When my son was younger, I loved reading him a children’s book about a community in Chad, Africa. Following the rainy season each year, neighbors came together to rebuild the local school, which they’d made the previous year from mud bricks. The bricks eroded in the rains, and people of all ages joined hands to erect a new building. It is a beautiful tale of shared experience and purpose.
I’m drawn to stories of collective action: modern “barn raisings” where communities come together to build playgrounds in urban centers, revitalize and restore our schools, and repair homes for those in need. It’s both the outcome(structures that are needed by the community) and the process (endeavors that bring people together in sweat, challenge, and joy) that make these stories inspiring.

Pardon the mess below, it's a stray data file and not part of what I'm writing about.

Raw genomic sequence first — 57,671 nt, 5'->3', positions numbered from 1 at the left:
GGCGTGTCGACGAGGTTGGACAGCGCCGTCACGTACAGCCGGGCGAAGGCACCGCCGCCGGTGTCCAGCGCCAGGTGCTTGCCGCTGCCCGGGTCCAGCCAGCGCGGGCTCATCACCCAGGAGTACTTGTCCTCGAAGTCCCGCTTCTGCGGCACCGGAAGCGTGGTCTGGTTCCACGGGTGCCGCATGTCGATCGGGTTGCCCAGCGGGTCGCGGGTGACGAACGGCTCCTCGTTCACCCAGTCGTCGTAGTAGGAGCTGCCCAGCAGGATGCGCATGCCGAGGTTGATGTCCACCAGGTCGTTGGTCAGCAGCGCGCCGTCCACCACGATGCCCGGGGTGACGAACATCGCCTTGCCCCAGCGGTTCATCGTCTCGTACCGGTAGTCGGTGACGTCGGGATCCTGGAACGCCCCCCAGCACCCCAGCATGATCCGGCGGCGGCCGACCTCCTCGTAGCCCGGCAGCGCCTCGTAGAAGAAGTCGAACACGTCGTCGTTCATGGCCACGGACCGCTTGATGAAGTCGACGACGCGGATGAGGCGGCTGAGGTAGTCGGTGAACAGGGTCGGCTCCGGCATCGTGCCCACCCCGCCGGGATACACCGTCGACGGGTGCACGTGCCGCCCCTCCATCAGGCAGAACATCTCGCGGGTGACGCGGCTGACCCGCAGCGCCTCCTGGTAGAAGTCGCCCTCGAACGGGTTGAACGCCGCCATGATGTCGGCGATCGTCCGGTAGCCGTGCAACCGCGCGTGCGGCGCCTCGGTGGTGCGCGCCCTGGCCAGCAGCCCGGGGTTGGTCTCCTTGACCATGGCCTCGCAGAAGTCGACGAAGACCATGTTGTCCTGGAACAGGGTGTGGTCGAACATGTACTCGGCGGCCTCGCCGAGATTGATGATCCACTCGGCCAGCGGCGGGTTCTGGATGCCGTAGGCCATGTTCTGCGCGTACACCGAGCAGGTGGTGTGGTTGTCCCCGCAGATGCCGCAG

As a country, we seem to have lost our way in this regard. As we succumb to the many forces that divide us, we lose out on both the structures, and the bonds, that result from shared experience and shared purpose.
The good news is that there are ways to restore this human characteristic and long-standing aspect of our country’s history. With your help, The Mission Continues is building a veteran-led movement to recapture unity. By locking arms in support of shared missions, veterans and their neighbors are addressing important needs in under-resourced communities across the country.
On Saturday, October 27, 2018, a horrible act of violence occurred in the Squirrel Hill neighborhood of Pittsburgh, PA. The city and our country continues to process these acts and grieve for our brothers and sisters who have been directly impacted by these horrendous acts.
Through the darkness, there has been some brightness; one of those rays being that all 11 people who were killed, have their funeral costs covered by over $200K raised by the local Islamic community.